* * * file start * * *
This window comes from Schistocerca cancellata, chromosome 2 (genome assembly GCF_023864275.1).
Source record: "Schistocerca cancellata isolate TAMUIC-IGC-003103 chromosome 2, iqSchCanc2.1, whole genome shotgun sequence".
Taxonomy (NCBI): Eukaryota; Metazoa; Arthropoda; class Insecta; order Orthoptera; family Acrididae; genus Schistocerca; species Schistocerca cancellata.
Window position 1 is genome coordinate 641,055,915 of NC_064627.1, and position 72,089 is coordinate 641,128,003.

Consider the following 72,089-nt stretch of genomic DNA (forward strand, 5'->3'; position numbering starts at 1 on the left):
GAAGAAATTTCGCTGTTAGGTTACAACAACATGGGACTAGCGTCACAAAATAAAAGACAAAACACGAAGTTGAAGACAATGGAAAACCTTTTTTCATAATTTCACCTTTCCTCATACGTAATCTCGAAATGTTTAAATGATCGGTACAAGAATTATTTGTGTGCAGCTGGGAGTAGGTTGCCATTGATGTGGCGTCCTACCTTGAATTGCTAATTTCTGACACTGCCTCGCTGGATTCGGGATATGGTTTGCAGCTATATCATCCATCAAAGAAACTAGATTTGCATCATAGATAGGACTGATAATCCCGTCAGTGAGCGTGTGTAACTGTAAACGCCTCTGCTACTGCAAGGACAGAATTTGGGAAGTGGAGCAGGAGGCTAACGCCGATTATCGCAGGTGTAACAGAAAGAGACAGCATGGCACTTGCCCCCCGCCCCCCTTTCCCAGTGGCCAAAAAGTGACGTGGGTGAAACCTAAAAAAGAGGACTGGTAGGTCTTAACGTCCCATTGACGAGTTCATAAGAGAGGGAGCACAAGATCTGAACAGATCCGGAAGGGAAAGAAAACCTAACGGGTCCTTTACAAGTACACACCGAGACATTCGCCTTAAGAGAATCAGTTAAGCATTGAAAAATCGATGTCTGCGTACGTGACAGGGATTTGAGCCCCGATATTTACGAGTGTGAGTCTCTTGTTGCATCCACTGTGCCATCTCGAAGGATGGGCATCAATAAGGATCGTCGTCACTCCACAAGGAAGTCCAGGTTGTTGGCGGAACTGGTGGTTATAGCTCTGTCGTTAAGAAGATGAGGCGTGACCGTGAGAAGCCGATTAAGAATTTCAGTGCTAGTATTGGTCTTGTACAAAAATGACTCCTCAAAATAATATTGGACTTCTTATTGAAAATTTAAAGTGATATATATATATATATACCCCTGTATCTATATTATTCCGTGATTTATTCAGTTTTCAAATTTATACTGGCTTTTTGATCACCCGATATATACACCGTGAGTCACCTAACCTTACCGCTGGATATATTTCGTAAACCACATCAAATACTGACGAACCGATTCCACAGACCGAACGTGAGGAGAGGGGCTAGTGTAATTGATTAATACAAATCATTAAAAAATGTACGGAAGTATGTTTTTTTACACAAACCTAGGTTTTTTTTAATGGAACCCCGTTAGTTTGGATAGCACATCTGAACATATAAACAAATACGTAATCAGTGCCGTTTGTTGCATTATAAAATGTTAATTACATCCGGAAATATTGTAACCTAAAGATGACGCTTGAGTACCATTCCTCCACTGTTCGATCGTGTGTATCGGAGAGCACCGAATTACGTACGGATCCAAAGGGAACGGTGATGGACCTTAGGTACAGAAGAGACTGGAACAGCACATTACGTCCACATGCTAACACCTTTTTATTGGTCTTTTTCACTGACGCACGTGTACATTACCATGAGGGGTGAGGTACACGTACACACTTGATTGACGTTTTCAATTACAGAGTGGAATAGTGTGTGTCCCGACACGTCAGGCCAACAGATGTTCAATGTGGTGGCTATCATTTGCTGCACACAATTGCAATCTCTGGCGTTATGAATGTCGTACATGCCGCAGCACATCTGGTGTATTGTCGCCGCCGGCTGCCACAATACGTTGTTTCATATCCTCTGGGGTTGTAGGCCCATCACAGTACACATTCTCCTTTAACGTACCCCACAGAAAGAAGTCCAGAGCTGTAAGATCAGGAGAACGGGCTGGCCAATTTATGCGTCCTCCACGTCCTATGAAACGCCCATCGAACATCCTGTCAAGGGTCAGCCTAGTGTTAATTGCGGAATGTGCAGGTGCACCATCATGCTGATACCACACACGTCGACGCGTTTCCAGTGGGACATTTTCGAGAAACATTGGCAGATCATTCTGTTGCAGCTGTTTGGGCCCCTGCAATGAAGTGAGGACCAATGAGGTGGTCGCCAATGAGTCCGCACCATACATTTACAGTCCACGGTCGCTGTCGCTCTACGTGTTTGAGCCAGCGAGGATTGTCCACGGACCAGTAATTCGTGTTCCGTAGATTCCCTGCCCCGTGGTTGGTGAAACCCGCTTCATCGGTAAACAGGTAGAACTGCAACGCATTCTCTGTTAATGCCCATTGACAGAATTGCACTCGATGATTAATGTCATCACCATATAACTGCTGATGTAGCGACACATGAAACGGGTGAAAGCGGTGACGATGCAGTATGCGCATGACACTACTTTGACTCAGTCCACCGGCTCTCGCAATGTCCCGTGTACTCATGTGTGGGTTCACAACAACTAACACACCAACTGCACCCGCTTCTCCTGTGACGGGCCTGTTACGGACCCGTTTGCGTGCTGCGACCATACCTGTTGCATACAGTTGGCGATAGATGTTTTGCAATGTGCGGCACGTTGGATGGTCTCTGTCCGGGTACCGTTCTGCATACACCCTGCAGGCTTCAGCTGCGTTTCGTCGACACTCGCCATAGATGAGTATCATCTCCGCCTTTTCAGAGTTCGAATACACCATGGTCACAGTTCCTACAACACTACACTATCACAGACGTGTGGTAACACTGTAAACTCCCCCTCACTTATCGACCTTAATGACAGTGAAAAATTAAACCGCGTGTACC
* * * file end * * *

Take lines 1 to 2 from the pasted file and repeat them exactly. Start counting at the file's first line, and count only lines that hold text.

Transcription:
This window comes from Schistocerca cancellata, chromosome 2 (genome assembly GCF_023864275.1).
Source record: "Schistocerca cancellata isolate TAMUIC-IGC-003103 chromosome 2, iqSchCanc2.1, whole genome shotgun sequence".